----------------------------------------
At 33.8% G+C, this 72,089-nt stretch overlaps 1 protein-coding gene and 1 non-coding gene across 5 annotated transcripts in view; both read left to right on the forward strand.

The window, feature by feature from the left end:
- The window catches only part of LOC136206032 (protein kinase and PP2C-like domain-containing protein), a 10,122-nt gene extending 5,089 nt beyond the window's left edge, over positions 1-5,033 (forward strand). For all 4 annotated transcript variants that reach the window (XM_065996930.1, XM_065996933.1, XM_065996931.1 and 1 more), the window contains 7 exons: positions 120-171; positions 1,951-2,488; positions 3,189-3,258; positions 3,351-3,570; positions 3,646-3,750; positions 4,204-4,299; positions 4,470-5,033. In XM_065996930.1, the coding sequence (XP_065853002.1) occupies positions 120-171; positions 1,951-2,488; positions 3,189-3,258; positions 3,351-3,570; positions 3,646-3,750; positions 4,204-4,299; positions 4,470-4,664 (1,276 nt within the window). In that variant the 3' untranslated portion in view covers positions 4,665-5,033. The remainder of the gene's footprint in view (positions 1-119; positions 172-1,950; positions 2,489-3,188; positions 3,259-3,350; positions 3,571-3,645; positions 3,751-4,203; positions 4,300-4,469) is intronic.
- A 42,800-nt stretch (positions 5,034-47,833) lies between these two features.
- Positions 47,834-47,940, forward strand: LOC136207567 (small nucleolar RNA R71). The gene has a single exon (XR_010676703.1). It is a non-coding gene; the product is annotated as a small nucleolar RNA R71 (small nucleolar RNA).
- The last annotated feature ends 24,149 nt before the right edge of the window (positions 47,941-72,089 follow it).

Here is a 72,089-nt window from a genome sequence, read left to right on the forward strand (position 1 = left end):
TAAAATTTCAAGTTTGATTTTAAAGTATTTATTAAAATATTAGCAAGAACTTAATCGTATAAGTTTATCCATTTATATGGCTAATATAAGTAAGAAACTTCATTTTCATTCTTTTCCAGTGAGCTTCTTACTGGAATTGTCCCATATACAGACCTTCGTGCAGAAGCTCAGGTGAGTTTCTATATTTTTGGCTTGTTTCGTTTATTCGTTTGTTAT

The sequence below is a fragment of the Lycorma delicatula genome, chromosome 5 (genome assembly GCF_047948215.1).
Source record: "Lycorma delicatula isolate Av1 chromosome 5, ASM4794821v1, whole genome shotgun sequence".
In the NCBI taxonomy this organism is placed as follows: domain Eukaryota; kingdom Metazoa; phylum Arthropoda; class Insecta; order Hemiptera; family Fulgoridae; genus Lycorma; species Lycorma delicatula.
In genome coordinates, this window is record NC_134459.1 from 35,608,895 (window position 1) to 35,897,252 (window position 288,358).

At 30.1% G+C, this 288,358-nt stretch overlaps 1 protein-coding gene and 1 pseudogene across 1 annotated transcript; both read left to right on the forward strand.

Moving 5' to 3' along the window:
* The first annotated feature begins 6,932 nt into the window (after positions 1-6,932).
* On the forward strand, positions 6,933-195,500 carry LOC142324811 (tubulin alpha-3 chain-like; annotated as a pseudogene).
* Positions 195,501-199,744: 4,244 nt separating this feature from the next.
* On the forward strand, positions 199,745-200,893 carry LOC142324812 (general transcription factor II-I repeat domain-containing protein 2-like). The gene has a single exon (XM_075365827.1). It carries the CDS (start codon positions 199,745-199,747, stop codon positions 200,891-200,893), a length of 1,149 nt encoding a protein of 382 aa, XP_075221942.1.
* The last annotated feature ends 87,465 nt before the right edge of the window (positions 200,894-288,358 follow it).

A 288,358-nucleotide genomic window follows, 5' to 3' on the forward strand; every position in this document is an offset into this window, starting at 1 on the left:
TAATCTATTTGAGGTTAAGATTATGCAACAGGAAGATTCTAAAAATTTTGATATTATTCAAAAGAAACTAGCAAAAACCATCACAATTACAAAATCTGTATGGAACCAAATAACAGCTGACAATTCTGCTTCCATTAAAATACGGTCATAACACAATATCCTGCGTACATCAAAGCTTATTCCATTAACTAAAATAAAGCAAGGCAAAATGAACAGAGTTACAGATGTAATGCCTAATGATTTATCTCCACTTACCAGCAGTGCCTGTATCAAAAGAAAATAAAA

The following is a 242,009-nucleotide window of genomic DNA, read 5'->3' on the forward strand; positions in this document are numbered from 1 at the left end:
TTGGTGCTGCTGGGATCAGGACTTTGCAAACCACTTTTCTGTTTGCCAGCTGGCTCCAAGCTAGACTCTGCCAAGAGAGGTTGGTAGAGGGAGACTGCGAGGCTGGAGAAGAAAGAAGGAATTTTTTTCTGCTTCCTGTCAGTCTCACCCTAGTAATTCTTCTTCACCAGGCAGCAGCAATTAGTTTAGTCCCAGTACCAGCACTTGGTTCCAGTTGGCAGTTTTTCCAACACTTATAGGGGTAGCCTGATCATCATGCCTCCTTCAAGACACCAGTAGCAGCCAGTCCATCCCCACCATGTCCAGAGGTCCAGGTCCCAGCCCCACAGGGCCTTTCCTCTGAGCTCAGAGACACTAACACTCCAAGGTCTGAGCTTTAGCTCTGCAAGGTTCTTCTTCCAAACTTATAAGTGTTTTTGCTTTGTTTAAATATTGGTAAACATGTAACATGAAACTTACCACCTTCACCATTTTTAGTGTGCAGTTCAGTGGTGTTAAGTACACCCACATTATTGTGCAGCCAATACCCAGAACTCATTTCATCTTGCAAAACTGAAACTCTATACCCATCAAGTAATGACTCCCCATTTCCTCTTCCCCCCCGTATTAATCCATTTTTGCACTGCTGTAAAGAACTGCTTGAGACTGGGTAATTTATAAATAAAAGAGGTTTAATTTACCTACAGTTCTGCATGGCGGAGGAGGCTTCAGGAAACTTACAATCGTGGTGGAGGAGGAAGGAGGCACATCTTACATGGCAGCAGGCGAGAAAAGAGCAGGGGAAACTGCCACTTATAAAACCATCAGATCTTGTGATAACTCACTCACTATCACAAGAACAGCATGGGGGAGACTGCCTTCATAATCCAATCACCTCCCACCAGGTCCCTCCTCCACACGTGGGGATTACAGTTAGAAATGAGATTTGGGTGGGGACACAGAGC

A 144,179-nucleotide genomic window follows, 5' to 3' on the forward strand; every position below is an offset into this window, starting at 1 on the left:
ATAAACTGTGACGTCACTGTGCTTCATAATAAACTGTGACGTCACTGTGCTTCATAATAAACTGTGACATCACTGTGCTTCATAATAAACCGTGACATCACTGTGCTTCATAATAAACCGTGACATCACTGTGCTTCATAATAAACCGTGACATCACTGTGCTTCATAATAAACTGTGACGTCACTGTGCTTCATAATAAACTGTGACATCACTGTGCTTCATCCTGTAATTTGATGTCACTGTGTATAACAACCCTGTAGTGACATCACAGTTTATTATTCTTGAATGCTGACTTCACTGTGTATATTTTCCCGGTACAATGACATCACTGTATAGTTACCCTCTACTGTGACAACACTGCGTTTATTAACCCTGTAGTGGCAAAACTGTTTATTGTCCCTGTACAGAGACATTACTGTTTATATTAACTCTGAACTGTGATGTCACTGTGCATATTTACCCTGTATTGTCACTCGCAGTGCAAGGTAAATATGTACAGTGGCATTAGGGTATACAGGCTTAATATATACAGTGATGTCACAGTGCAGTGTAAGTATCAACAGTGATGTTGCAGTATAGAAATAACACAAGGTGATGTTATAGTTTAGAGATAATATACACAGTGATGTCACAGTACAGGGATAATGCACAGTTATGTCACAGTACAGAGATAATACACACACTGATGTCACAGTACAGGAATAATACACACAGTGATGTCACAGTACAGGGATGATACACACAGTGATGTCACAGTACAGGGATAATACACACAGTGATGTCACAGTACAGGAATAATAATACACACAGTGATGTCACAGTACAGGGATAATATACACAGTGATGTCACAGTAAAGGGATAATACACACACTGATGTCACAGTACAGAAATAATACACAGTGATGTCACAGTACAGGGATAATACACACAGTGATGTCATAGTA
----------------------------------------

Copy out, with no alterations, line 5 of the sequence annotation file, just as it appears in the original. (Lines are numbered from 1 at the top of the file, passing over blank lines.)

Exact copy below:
- Positions 47,834-47,940, forward strand: LOC136207567 (small nucleolar RNA R71). The gene has a single exon (XR_010676703.1). It is a non-coding gene; the product is annotated as a small nucleolar RNA R71 (small nucleolar RNA).